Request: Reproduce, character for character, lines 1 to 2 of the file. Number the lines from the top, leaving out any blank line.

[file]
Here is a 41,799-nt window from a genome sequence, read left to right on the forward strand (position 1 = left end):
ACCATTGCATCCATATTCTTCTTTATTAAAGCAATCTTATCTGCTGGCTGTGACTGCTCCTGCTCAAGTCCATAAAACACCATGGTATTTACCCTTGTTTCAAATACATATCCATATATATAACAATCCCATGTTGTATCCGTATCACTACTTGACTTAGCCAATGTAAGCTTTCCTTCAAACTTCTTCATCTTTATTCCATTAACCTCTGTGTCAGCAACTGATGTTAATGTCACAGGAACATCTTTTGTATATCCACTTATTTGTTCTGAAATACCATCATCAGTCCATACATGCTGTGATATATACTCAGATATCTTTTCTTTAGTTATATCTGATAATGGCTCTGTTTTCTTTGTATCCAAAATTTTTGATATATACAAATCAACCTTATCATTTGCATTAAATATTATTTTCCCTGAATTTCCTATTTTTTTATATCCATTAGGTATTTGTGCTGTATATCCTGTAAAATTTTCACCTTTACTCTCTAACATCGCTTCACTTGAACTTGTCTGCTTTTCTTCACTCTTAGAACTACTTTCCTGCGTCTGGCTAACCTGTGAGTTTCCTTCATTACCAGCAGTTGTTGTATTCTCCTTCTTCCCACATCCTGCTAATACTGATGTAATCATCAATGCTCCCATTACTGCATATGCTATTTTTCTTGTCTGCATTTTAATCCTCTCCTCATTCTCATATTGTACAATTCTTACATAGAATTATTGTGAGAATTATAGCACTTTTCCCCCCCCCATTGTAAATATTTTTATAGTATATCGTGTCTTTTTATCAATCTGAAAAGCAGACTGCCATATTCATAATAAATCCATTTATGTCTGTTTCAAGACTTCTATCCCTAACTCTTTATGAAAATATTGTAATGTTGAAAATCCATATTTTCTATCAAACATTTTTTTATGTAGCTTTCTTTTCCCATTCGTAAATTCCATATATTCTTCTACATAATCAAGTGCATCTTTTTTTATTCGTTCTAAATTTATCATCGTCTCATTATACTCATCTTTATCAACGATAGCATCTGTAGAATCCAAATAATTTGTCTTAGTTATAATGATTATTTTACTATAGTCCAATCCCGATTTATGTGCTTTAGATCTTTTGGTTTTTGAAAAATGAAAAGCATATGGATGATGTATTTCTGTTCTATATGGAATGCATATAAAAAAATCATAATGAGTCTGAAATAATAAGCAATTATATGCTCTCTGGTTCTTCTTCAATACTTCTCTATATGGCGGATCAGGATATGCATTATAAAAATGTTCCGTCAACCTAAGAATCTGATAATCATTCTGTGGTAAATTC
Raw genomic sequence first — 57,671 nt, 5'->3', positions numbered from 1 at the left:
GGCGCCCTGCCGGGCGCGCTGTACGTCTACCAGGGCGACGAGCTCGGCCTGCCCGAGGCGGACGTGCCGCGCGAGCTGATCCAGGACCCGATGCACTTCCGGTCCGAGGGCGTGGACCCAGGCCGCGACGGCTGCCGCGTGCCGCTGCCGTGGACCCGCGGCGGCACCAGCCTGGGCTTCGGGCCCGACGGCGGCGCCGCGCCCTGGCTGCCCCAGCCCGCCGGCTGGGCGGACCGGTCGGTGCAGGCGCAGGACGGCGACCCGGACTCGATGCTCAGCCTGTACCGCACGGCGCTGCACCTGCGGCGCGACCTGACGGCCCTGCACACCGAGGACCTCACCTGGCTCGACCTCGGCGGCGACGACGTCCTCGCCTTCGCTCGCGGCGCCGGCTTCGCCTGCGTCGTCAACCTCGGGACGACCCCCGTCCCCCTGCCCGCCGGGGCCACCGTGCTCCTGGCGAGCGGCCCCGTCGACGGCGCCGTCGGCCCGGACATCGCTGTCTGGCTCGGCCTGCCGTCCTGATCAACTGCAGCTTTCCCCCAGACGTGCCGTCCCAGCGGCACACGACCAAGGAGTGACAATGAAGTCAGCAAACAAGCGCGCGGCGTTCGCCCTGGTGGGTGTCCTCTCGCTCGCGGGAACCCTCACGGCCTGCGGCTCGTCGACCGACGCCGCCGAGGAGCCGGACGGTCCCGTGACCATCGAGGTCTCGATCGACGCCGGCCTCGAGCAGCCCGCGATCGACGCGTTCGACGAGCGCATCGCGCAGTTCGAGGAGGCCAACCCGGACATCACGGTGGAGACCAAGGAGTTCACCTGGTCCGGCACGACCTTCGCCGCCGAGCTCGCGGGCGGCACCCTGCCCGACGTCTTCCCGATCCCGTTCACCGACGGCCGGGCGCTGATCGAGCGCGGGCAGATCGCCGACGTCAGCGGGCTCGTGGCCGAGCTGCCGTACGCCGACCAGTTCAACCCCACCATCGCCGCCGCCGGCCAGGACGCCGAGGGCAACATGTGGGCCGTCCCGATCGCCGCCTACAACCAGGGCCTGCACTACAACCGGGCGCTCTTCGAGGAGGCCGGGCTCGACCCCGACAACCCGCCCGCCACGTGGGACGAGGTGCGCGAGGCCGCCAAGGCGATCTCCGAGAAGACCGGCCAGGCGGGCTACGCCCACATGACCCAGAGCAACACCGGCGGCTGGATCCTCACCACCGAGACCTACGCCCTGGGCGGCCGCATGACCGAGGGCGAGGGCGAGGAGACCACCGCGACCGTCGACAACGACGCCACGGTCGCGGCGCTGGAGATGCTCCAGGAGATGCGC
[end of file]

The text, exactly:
Here is a 41,799-nt window from a genome sequence, read left to right on the forward strand (position 1 = left end):
ACCATTGCATCCATATTCTTCTTTATTAAAGCAATCTTATCTGCTGGCTGTGACTGCTCCTGCTCAAGTCCATAAAACACCATGGTATTTACCCTTGTTTCAAATACATATCCATATATATAACAATCCCATGTTGTATCCGTATCACTACTTGACTTAGCCAATGTAAGCTTTCCTTCAAACTTCTTCATCTTTATTCCATTAACCTCTGTGTCAGCAACTGATGTTAATGTCACAGGAACATCTTTTGTATATCCACTTATTTGTTCTGAAATACCATCATCAGTCCATACATGCTGTGATATATACTCAGATATCTTTTCTTTAGTTATATCTGATAATGGCTCTGTTTTCTTTGTATCCAAAATTTTTGATATATACAAATCAACCTTATCATTTGCATTAAATATTATTTTCCCTGAATTTCCTATTTTTTTATATCCATTAGGTATTTGTGCTGTATATCCTGTAAAATTTTCACCTTTACTCTCTAACATCGCTTCACTTGAACTTGTCTGCTTTTCTTCACTCTTAGAACTACTTTCCTGCGTCTGGCTAACCTGTGAGTTTCCTTCATTACCAGCAGTTGTTGTATTCTCCTTCTTCCCACATCCTGCTAATACTGATGTAATCATCAATGCTCCCATTACTGCATATGCTATTTTTCTTGTCTGCATTTTAATCCTCTCCTCATTCTCATATTGTACAATTCTTACATAGAATTATTGTGAGAATTATAGCACTTTTCCCCCCCCCATTGTAAATATTTTTATAGTATATCGTGTCTTTTTATCAATCTGAAAAGCAGACTGCCATATTCATAATAAATCCATTTATGTCTGTTTCAAGACTTCTATCCCTAACTCTTTATGAAAATATTGTAATGTTGAAAATCCATATTTTCTATCAAACATTTTTTTATGTAGCTTTCTTTTCCCATTCGTAAATTCCATATATTCTTCTACATAATCAAGTGCATCTTTTTTTATTCGTTCTAAATTTATCATCGTCTCATTATACTCATCTTTATCAACGATAGCATCTGTAGAATCCAAATAATTTGTCTTAGTTATAATGATTATTTTACTATAGTCCAATCCCGATTTATGTGCTTTAGATCTTTTGGTTTTTGAAAAATGAAAAGCATATGGATGATGTATTTCTGTTCTATATGGAATGCATATAAAAAAATCATAATGAGTCTGAAATAATAAGCAATTATATGCTCTCTGGTTCTTCTTCAATACTTCTCTATATGGCGGATCAGGATATGCATTATAAAAATGTTCCGTCAACCTAAGAATCTGATAATCATTCTGTGGTAAATTC